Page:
For details on HIPAA, visit: www.hhs.gov/hipaa
For details on the American Psychological Association (APA) Ethics code, visit www.apa.org/ethics/code/
Many therapists do not place high value on technology or websites. This may be due to lack of interest, belief that analog is more appropriate, or simply a lack of time. As a result, many well-qualified therapists do not have a good online presence or technological capabilities in their office (e.g., many of them do not accept credit cards). So, lack of a good website shouldn’t necessarily be a red flag.
If a therapist is recommended to you by someone you trust, or looks interesting to you based on the information you can find about them online, it’s always best to follow up to gain more information. It may end up being a great fit!
Therapy can be any length of time. It really depends on what you’re working on. Some people also find that, even when they’ve reached their goals, they like having an independent expert to talk with about their life, and for that reason they continue to go.
There are a number of different degrees and licenses for mental health professionals. Here is a list of the most common therapy-related degrees and what they mean.
If someone has a Ph.D. or a Psy.D. after their name, that indicates that they have completed a doctoral-level program in psychology. Clinicians with these degrees are are the only people who can legally call themselves “psychologists”.
One of these degrees isn’t “better” or more difficult than the other; both programs focus on human psychology, as well as on specific issues such as depression and anxiety. The main distinction is that, in general, Psy.D. psychologists focus more on clinical work during their doctorate, while Ph.D. psychologists focus more on research. When they practice, both tend can be referred to as "psychologists" or "clinical psychologists", regardless of degree.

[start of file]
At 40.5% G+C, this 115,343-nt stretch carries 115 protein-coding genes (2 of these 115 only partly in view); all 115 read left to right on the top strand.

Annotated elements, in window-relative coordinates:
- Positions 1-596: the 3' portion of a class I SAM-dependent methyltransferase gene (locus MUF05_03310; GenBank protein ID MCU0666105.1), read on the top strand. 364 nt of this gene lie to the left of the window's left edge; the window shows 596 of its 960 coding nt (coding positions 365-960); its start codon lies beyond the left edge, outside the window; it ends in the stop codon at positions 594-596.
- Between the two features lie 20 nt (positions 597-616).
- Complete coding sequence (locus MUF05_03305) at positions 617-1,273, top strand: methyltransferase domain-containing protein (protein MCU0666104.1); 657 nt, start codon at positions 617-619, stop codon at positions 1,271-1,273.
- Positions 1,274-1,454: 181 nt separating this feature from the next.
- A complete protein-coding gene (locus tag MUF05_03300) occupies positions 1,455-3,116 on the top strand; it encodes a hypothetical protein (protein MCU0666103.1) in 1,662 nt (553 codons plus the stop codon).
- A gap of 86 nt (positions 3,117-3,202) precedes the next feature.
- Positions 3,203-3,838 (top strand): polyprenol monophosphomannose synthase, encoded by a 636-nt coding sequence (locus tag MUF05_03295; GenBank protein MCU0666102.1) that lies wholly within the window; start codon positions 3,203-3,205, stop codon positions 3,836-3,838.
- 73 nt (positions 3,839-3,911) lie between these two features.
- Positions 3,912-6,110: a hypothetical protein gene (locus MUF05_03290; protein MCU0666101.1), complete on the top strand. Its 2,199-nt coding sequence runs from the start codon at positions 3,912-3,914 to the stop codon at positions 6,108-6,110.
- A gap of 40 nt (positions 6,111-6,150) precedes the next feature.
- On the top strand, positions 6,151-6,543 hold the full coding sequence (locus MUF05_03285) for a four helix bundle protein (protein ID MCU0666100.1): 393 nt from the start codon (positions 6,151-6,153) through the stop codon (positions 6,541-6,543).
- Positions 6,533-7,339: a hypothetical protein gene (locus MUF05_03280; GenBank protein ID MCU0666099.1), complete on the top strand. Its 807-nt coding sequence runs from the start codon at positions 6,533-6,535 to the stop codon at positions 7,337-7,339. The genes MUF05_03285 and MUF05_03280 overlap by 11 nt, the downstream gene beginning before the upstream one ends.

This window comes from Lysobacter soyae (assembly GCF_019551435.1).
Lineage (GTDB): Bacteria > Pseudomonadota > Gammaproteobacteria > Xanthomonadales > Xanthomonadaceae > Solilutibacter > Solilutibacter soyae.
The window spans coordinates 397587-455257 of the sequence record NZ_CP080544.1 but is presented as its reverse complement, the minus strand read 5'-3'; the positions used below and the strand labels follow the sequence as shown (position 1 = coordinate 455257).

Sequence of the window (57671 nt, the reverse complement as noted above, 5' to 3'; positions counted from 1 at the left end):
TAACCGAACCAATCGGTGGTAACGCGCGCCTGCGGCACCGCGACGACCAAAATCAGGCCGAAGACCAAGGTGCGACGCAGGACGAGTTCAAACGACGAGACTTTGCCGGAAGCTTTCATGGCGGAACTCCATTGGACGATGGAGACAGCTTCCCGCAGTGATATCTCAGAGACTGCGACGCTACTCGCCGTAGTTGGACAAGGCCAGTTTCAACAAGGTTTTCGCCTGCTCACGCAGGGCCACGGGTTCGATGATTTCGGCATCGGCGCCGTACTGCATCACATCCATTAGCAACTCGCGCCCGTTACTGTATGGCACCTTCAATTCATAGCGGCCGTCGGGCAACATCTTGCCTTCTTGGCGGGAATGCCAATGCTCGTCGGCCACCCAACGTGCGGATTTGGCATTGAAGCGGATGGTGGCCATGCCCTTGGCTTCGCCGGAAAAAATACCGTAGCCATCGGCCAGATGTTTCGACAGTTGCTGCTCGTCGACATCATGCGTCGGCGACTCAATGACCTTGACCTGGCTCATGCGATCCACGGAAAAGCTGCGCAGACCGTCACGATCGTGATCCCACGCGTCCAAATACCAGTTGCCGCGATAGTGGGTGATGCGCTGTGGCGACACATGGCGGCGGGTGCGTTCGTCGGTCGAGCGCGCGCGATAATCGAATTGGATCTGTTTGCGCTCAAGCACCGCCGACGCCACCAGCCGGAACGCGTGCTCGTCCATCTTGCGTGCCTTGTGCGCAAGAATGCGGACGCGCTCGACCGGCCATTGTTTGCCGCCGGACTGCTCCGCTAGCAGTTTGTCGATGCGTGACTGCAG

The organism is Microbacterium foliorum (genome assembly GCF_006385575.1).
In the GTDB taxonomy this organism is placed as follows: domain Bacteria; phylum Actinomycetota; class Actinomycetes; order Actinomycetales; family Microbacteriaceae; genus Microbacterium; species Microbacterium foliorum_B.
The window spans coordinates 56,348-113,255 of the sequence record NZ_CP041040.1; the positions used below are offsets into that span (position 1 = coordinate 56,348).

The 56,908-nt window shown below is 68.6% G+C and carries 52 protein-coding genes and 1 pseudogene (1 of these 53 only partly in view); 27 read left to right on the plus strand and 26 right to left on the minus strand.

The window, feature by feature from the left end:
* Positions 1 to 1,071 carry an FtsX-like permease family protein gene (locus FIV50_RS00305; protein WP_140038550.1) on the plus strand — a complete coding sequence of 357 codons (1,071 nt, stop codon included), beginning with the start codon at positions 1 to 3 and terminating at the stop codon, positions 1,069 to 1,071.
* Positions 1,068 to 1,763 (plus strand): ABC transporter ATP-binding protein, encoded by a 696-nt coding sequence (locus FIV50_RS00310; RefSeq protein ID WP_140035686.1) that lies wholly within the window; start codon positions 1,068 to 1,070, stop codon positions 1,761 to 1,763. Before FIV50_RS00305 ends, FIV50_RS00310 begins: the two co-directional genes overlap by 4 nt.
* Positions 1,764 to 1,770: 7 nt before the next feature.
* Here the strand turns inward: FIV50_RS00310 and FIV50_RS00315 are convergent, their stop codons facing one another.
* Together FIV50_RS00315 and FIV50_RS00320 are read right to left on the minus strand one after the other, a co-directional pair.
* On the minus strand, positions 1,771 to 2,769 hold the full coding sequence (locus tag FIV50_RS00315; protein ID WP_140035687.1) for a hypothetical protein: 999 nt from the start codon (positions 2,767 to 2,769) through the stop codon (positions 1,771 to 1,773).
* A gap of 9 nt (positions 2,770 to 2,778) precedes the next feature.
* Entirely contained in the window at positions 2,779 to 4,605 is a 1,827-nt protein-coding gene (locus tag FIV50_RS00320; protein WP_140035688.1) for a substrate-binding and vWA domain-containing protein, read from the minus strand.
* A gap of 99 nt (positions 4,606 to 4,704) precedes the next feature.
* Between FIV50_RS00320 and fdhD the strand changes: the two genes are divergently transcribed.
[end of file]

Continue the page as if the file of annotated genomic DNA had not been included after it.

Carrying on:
Master’s-level degrees include social work degrees such as Licensed Independent Clinical Social Worker (LICSW), Licensed Social Worker (LSW), and Licensed Clinical Social Worker (LCSW). These are individuals who have completed their master’s degree in social work. They are often referred to as “therapists” or “clinicians”, but cannot legally use the term “psychologist”.
Traditionally, social work degrees focused more on social systems, case management, and environmental factors. Today, however, many social work training programs incorporate psychology and clinical work as well.
Other masters-level degrees can include Licensed Mental Health Counselor (LMHC), Licensed Professional Counselor (LPC), and Licensed Marriage and Family Therapist (MFT). An MFT degree focuses specifically on couples and family therapy.
As you look for a therapist, you may also encounter people with Psychiatrist (MD) and Psychiatric Mental Health Nurse Practitioner (PMHNP) degrees. These professionals usually focus on prescribing medication, but some will also do therapy with their clients.
If medication is helpful for you, it is not uncommon to work with a therapist and a psychiatrist at the same time. If you don’t have a psychiatrist but need one, your therapist will often be able to provide some recommendations.
Many therapists’ websites give you the technical name for their approach, but don’t include an explanation of what that means for you. Below are the details of some popular approaches to therapy.
This is a popular type of therapy that highlights how our thoughts impact our emotions and actions, even when we don’t realize it. A main focus of CBT is building skills to consciously identify and rearrange thinking patterns that are unhelpful or inaccurate.